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Thread: Train Tracks

  1. #1
    Join Date
    Jul 2000
    Location
    Ottawa, Ont. Canada
    Posts
    1,729

    Train Tracks

    The US standard railroad gauge (width between the two rails) is 4 feet,
    8.5 inches. That's an exceedingly odd number. Why was that gauge used?
    Because that's the way they built them in England, and the US railroads
    were built by English expatriates.

    Why did the English build them like that?
    Because the first rail lines were built by the same people who built the

    pre-railroad tramways, and that's the gauge they used.

    Why did "they" use that gauge then?
    Because the people who built the tramways used the same jigs and tools
    that they used for building wagons which used that wheel spacing.

    Okay! Why did the wagons have that particular odd wheel spacing?
    Well, if they tried to use any other spacing, the wagon wheels would
    break on some of the old, long distance roads in England, because that's

    the spacing of the wheel ruts.

    So who built those old rutted roads?
    The first long distance roads in Europe (and England) were built by
    Imperial Rome for their legions. The roads have been used ever since.

    And the ruts in the roads?
    Roman war chariots first formed the initial ruts, which everyone else
    had to match for fear of destroying their wagon wheels. Since the
    chariots were made for (or by) Imperial Rome, they were all alike in the

    matter of wheel spacing.

    The United States standard railroad gauge of 4 feet, 8.5 inches derives
    from the original specification for an Imperial Roman war chariot.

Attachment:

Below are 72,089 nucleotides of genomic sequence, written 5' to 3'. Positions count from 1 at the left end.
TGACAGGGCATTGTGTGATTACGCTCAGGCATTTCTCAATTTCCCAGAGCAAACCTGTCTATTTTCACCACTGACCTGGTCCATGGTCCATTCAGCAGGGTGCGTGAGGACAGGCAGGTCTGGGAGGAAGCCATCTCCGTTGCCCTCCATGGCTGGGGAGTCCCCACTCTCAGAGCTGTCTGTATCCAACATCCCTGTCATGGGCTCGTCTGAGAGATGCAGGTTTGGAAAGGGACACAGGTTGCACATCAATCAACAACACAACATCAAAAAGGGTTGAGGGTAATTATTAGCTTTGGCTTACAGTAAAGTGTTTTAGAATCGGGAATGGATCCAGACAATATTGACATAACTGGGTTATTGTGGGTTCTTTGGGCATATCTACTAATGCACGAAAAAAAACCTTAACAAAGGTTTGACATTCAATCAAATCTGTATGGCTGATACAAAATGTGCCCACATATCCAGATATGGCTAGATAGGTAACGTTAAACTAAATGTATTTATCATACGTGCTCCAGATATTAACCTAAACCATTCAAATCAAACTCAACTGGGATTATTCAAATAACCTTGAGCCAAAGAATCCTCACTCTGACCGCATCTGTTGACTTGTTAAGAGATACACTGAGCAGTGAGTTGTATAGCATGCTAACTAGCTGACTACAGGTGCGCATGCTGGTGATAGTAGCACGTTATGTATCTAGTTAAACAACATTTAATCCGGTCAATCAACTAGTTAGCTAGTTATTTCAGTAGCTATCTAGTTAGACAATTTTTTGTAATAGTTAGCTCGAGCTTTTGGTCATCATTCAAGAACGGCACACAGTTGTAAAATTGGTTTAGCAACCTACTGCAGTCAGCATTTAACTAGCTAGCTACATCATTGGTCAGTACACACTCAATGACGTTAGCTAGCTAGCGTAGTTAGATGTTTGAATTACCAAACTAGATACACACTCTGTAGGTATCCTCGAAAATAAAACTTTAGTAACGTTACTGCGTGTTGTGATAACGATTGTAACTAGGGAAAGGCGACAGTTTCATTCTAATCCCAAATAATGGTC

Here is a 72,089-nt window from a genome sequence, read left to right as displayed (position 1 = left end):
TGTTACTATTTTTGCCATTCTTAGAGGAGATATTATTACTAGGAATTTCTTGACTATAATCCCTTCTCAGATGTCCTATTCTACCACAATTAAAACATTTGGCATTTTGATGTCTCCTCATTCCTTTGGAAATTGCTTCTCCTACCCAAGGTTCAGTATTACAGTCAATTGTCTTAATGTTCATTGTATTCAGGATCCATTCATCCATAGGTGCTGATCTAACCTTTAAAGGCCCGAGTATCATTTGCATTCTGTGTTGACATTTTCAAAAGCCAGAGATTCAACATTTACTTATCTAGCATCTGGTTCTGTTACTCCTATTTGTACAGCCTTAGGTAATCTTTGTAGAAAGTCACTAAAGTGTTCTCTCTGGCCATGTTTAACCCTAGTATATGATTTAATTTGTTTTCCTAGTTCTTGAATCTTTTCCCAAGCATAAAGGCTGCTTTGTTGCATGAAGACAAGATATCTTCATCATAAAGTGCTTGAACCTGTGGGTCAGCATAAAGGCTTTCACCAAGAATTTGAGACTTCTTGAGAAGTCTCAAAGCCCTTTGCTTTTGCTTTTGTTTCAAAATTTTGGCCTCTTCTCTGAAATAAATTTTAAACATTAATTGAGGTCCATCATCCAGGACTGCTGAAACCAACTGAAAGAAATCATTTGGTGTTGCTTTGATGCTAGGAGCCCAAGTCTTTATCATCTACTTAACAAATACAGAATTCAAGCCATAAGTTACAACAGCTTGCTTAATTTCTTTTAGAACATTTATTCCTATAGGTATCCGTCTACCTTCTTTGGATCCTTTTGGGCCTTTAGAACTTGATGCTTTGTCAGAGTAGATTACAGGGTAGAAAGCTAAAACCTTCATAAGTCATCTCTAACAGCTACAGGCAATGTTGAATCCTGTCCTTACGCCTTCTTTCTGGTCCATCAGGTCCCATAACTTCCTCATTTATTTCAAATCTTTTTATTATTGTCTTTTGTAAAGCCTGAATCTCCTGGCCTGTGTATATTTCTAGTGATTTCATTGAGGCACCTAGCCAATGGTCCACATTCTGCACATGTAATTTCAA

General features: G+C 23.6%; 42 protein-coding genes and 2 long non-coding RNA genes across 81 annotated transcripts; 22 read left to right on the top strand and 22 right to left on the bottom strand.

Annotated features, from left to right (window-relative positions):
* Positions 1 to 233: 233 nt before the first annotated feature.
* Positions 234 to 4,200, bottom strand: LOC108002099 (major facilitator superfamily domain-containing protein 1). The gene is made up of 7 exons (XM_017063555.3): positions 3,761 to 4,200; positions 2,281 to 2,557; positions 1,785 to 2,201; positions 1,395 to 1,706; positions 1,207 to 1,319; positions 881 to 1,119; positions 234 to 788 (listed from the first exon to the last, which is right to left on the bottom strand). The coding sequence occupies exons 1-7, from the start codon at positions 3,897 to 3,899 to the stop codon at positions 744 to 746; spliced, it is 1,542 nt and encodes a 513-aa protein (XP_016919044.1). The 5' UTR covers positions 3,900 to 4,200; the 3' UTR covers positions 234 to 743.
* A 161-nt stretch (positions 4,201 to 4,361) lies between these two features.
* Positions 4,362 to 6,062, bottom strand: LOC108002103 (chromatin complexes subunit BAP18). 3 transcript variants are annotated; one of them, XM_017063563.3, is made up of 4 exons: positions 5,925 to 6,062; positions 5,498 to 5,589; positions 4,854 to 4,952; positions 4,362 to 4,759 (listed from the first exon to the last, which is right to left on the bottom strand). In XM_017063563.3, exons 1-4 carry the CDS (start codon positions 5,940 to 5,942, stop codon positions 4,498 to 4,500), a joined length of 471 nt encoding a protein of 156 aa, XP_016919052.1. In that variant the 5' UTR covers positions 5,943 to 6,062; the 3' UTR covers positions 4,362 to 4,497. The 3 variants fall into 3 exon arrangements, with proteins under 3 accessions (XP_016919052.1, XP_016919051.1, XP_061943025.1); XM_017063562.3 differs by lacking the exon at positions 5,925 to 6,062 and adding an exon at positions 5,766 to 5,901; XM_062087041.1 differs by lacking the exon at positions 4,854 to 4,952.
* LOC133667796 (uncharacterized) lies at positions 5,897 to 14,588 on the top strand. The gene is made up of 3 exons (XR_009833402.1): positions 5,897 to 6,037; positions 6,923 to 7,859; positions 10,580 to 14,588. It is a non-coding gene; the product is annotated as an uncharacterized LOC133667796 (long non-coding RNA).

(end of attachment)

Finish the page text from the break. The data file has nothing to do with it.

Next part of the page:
Specifications and bureaucracies live forever. So the next time you are
    handed a specification and wonder what horse's ass came up with it, you
    may be exactly right, because the Imperial Roman war chariots were made
    just wide enough to accommodate the back ends of two war horses. Thus,
    we have the answer to the original question.

    Now the extra-terrestrial twist to the story...

    When we see a Space Shuttle sitting on its launch pad, there are two big

    booster rockets attached to the sides of the main fuel tank. These are
    solid rocket boosters, or SRBs. The SRBs are made by Thiokol at their
    factory in Utah. The engineers who designed the SRBs might have
    preferred to make them a bit fatter, but the SRBs had to be shipped by
    train from the factory to the launch site.

    The railroad line from the factory had to run through a tunnel in the
    mountains. The SRBs had to fit through that tunnel. The tunnel is
    slightly wider than the railroad track, and the railroad track is about
    as wide as two horses' behinds.

    So, the major design feature of what is arguably the world's most
    advanced transportation system was determined over two thousand years
    ago by the width of a horse's ass.

    And you wonder why it's so hard to get ahead in this world...
    don sleeth - HVAC-Talk Founder
    HVAC Computer Systems
    Heat Load Calculation Software

  2. #2
    Join Date
    Jul 2007
    Posts
    1,508

    A Note From the Educational Forums Committee...

    Many of you who have been active on HVAC-Talk for a while will recall this being originally posted in the For Your Interest section. Most of the FYI threads have been integrated into the Educational Forums, but this one is more at home here on the lighter side.

    Ed Committee

  3. #3
    Join Date
    Mar 2006
    Location
    OK
    Posts
    2,144
    I saw train tracks and thought it was a different story:


    3 blonds are walking along when they come across some tracks. The first blond says those are bear tracks. The second one says, "No they're not, they're deer tracks". The third one says "I think they're..." but didn't get to finish since she was hit by a train.
    Never knock on Death's door. Ring the bell and run, he hates that.

    Views expressed here are my own and not neccessarily those of any company I am affiliated with.

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